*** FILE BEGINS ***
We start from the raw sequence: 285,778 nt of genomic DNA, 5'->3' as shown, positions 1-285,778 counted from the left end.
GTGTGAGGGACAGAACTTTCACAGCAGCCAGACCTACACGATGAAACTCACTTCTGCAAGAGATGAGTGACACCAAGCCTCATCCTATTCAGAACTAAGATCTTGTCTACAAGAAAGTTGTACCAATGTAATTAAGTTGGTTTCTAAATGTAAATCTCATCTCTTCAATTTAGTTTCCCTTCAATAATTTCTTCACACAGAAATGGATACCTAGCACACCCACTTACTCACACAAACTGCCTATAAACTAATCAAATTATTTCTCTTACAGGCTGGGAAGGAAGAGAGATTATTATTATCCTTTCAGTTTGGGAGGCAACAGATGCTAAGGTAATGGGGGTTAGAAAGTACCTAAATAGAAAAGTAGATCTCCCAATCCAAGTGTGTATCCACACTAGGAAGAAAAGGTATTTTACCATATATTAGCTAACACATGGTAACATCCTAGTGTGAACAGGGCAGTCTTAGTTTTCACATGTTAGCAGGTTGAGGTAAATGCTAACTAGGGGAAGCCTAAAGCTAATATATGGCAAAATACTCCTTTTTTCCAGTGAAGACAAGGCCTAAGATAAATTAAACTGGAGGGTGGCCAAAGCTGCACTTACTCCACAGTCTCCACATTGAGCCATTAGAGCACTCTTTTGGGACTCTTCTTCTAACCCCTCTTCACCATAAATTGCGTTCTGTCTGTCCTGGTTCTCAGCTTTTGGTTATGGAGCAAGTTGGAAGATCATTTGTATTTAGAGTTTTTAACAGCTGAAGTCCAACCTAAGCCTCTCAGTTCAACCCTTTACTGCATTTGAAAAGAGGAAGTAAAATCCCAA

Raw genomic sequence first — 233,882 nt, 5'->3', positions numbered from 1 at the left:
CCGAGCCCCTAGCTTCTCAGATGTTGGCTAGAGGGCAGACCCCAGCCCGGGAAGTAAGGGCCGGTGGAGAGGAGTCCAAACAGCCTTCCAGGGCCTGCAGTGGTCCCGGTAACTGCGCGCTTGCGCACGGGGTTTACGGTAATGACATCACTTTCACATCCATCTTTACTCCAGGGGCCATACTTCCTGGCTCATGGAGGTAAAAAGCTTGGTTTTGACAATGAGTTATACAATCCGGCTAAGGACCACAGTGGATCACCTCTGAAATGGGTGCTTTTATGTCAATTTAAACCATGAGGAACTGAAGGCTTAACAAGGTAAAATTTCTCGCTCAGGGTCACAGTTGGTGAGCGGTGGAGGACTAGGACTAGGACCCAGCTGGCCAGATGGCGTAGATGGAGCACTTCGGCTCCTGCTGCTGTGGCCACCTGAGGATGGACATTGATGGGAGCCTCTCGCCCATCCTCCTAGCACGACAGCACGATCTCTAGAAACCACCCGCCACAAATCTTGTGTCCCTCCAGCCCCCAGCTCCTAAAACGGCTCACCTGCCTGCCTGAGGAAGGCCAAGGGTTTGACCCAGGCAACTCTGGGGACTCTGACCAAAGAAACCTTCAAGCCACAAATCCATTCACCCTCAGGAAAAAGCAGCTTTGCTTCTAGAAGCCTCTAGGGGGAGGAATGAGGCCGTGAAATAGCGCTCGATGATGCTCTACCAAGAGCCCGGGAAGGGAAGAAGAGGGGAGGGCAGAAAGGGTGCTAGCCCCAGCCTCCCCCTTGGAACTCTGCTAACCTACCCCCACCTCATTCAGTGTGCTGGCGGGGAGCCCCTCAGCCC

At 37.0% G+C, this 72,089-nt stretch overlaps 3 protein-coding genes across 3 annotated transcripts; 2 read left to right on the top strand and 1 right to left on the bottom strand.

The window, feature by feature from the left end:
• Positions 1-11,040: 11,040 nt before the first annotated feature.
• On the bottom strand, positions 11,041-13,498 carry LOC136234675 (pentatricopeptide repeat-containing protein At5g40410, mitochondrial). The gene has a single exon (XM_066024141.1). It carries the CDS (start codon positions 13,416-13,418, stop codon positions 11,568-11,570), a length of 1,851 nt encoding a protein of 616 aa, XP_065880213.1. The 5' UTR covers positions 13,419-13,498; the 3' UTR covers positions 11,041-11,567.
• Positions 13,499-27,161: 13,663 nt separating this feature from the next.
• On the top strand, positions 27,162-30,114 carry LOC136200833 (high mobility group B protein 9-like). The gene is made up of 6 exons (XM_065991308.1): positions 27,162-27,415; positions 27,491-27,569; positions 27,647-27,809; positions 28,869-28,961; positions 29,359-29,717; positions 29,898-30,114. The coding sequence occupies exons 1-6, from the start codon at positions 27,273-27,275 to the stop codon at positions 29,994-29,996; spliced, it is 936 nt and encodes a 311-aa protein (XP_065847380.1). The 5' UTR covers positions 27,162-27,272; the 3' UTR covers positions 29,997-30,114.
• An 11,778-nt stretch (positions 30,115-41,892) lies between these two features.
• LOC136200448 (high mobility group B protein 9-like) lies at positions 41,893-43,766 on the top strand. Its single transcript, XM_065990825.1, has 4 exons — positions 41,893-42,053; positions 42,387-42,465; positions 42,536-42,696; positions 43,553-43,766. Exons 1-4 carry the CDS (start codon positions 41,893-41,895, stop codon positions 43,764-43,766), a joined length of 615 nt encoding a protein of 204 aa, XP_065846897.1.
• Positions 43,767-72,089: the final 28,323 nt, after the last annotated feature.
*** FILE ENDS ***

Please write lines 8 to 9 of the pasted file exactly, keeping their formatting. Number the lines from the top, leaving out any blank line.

• On the bottom strand, positions 11,041-13,498 carry LOC136234675 (pentatricopeptide repeat-containing protein At5g40410, mitochondrial). The gene has a single exon (XM_066024141.1). It carries the CDS (start codon positions 13,416-13,418, stop codon positions 11,568-11,570), a length of 1,851 nt encoding a protein of 616 aa, XP_065880213.1. The 5' UTR covers positions 13,419-13,498; the 3' UTR covers positions 11,041-11,567.
• Positions 13,499-27,161: 13,663 nt separating this feature from the next.